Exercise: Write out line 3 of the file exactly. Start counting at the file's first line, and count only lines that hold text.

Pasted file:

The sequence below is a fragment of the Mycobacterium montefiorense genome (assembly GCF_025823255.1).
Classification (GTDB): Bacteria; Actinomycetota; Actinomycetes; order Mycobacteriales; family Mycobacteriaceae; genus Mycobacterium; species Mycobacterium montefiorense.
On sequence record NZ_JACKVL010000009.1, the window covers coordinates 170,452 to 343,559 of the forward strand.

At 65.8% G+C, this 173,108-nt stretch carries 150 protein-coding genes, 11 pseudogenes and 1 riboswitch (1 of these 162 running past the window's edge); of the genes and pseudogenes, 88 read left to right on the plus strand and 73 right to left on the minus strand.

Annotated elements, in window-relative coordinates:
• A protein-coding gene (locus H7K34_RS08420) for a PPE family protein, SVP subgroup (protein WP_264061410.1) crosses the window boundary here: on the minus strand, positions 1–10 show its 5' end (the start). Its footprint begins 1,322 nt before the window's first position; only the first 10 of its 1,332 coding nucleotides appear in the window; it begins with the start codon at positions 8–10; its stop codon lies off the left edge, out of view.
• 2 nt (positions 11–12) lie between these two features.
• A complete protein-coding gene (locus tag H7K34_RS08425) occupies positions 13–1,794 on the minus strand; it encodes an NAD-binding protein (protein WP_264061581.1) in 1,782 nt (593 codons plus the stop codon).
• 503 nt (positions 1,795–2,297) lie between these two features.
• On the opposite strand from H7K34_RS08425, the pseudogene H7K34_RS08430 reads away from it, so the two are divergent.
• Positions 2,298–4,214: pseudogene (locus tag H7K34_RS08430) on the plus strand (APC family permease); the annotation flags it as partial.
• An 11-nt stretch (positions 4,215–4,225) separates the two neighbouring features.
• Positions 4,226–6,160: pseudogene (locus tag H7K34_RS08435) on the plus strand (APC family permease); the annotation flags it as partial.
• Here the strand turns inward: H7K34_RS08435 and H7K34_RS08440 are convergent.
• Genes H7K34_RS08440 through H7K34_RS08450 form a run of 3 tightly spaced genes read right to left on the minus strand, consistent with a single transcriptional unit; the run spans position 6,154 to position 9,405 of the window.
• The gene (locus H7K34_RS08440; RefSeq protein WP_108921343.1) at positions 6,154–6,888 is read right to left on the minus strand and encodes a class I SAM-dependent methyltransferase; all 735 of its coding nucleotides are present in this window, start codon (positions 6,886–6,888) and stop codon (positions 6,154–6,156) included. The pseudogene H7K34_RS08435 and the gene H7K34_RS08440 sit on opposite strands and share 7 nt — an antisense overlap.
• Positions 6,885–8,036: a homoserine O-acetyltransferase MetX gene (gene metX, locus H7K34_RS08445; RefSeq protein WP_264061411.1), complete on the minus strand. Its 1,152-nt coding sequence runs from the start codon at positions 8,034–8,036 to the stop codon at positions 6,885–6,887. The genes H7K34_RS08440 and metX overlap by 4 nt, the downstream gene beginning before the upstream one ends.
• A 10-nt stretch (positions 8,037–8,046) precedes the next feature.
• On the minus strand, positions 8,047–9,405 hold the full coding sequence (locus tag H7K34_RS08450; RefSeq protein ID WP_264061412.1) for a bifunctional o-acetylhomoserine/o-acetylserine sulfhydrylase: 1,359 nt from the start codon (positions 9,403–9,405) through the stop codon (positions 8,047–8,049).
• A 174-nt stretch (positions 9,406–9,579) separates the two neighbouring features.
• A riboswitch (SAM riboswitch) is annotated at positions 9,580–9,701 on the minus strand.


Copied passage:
On sequence record NZ_JACKVL010000009.1, the window covers coordinates 170,452 to 343,559 of the forward strand.